After preaching in a number of places, St. Paul arrived in Athens, where he went to the Areopagus and proclaimed the Gospel in language appropriate to and understandable in those surroundings (cf. Acts 17:22-31). At that time the Areopagus represented the cultural center of the learned people of Athens, and today it can be taken as a symbol of the new sectors in which the Gospel must be proclaimed...[such as] scientific research.... We would do well to be attentive to these modern areas of activity and to be involved in them.
Anthony Rizzi possesses a rare combination of gifts—as scientist, philosopher, teacher, writer, administrator—brought together in an individual who is a tireless champion of Catholic truth. With physics degrees from MIT and Princeton, he solved an 80-year-old problem in Einstein’s theory. He was the first scientist appointed to Caltech’s LIGO (Laser Interferometer Gravity wave Observatory). Currently, he is the founder and full-time director of the Institute for Advanced Physics, where he continues his research in Einstein’s theory and other gravity wave–related areas. Rizzi has also thoroughly mastered the basic concepts and arguments of Aristotle, Thomas Aquinas, and their 20th-century disciples such as Jacques Maritain, Étienne Gilson, and Ralph McInerny. All these gifts are brilliantly displayed in The Science Before Science: A Guide to Thinking in the 21st Century. This book fulfills the hope of Pope John Paul II to equip the Catholic mind for the new evangelization, and for the Catholic voice to sound in the “Areopagus” of science.
In an age in which scientific thinking dominates academic and popular approaches to important questions about the cosmos, God, and humanity, the dangers of reductionism and scientism pose major obstacles to the fullness of truth and to hearing the gospel. There is an ever-present danger of scientists extrapolating from their limited methods and concepts and constructing claims upon the whole truth, or of simply reducing man and nature all together to the mechanistic schemes of matter in motion, a world bereft of substance, soul, and purpose—and ultimately they bequeath us a universe bereft of God. John Paul II has taken a keen interest in the Areopagus of science, as we have seen in his important statements on Galileo and Darwin. Rizzi provides a penetrating account of the compatibility of evolution and creation and the reasons for the tragic misunderstanding between Galileo and the theologians. In fact, Rizzi shows how a fuller science naturally leads to proofs for the existence of God.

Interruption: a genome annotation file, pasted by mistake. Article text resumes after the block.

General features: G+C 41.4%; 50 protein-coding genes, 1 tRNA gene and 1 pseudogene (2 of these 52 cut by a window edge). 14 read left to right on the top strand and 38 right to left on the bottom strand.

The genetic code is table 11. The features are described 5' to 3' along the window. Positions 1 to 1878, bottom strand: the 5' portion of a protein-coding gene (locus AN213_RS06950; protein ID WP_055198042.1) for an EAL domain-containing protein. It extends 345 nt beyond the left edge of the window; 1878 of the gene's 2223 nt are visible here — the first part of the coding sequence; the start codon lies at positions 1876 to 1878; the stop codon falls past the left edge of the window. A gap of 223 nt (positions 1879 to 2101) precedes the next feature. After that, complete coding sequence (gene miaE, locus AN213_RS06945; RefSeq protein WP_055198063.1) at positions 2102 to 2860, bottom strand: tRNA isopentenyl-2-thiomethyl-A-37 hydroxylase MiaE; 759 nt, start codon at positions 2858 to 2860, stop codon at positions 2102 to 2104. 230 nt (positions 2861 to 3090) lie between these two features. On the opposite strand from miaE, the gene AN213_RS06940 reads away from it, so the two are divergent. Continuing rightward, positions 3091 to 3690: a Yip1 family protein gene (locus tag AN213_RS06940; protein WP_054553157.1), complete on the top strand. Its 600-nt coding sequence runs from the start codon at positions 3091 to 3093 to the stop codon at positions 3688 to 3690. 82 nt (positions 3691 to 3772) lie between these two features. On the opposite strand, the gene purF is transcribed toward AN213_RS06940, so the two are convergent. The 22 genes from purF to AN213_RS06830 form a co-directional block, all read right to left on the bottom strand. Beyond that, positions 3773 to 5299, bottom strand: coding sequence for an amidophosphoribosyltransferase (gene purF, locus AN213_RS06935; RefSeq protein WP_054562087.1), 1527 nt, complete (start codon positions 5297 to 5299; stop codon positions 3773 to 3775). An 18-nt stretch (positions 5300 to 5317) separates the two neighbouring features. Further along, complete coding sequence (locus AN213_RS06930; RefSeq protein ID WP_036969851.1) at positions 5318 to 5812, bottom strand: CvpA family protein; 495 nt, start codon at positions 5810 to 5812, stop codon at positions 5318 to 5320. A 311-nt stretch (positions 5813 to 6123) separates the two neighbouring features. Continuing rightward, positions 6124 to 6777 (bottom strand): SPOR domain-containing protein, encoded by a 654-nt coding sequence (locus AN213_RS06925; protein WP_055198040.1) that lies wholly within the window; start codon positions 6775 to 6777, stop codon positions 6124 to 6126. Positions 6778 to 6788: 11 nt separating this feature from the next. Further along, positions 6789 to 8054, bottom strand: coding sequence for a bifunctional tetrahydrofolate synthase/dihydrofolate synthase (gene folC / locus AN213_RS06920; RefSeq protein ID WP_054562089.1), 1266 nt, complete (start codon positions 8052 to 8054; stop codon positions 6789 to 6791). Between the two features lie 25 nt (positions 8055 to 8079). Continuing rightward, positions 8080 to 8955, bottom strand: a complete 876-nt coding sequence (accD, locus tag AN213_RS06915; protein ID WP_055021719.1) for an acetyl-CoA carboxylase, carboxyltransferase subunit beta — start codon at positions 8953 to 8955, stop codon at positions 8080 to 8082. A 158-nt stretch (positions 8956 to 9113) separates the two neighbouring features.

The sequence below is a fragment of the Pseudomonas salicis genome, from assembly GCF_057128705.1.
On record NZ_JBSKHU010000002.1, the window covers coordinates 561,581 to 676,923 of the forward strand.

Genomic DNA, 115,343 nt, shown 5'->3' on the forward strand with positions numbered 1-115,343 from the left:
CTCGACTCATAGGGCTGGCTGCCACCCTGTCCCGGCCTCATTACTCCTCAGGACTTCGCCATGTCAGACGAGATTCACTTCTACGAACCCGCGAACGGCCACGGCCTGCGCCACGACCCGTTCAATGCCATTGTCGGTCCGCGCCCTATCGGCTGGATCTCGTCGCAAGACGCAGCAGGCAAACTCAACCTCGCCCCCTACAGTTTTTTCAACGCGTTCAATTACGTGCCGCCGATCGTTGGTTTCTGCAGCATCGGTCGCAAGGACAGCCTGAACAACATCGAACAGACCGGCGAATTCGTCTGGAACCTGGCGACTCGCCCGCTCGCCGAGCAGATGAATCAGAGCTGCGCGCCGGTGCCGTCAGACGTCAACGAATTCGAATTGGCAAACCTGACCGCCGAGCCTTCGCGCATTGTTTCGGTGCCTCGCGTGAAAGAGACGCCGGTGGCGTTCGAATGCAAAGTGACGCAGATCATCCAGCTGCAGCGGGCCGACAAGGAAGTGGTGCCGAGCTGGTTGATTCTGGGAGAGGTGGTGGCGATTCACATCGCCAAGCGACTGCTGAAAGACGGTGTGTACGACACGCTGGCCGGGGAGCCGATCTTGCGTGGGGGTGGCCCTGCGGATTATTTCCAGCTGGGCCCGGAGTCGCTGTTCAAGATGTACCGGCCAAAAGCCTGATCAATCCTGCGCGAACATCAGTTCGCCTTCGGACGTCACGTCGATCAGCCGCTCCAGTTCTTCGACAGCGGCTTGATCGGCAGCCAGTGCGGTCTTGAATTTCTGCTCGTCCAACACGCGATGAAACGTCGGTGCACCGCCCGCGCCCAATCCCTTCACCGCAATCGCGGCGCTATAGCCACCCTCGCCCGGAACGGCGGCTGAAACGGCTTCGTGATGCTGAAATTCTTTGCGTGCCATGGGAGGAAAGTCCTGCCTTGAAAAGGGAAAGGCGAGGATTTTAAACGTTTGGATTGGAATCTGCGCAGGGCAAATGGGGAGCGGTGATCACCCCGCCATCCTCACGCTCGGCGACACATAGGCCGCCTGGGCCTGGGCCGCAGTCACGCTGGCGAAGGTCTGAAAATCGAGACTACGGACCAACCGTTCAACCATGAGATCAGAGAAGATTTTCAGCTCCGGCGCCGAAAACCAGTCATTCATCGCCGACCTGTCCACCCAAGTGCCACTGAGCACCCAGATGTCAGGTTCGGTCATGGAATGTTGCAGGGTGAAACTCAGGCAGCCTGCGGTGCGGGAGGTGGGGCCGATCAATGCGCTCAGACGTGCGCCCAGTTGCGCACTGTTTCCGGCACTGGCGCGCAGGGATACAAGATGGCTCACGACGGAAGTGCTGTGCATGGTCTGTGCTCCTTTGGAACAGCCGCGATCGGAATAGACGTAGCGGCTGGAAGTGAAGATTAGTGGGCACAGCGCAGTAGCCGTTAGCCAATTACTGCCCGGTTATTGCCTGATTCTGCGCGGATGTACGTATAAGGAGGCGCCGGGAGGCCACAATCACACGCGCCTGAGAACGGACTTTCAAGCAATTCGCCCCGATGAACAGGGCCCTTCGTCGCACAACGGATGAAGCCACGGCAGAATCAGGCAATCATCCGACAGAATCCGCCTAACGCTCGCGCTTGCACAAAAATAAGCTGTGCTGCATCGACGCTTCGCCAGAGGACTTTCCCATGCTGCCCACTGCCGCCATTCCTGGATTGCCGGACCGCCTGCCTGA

The pivot for dealing with these challenging, controversial, and timely issues Rizzi finds in the recovery of a true philosophy of nature and in understanding the methodological assumptions of modern science. Rizzi develops Maritain’s great thesis that modern science proposes a mathematicization of nature, and therefore uses an abstractive schema which, although allowing a high degree of specialization and technological possibilities, must be set within the context of a holistic or general science of nature. Rizzi shows the critical need for notions such as substance and accident, fourfold causality, and truth as a correspondence with what is. The science before science is philosophy; by proceeding through the discoveries and methods of modern science, Rizzi amply demonstrates the connection of science both to commonsense experience and to the refined systems of philosophical reflection. The attempt to reduce scientific discoveries to positivist phenomenon, or to abandon its orientation to realism, commits a fundamental disservice to the actual work of scientists. In accomplishing this work in his own persuasive way, Rizzi joins the ranks of Stanley Jaki, William A. Wallace, and other great Catholic scientist/philosophers.
In addition to treating the fundamentals of science and philosophy of nature, he examines the natural law basis for an ethical practice of science and technology and explores fascinating current issues such as time travel, other forms of intelligence in the universe, artificial intelligence, and cloning. Like the wise householder commended by Our Lord in Matthew 13:52, “who brings out of his treasure things new and old,” Rizzi provides the reader with a rich compendium of the perennial philosophy, history of science, and contemporary research interests.
We would do well to recall the words of Pope Paul VI for Men of Thought and Science, presented to Maritain at the close of the Vatican Council: “If thinking is a great thing, thinking is first of all a duty; woe to whoever willingly shuts his eyes to the light! Thinking is also a responsibility: woe to those who darken the spirit by the thousand tricks that degrade it, that make it egotistical, that deceive it, that deform it. What other fundamental principle is there for men of science if not to make every effort to think rightly?” Rizzi has provided us with a great effort at thinking rightly about science and its implications. The audience for this book includes scientists and teachers of science but also anyone interested in the fascinating discoveries and projects of modern science and the philosophical issues they bear within. As the founder and director of the Institute for Advanced Physics, Rizzi has written a book that sounds a clarion call and sets a bold standard for future works.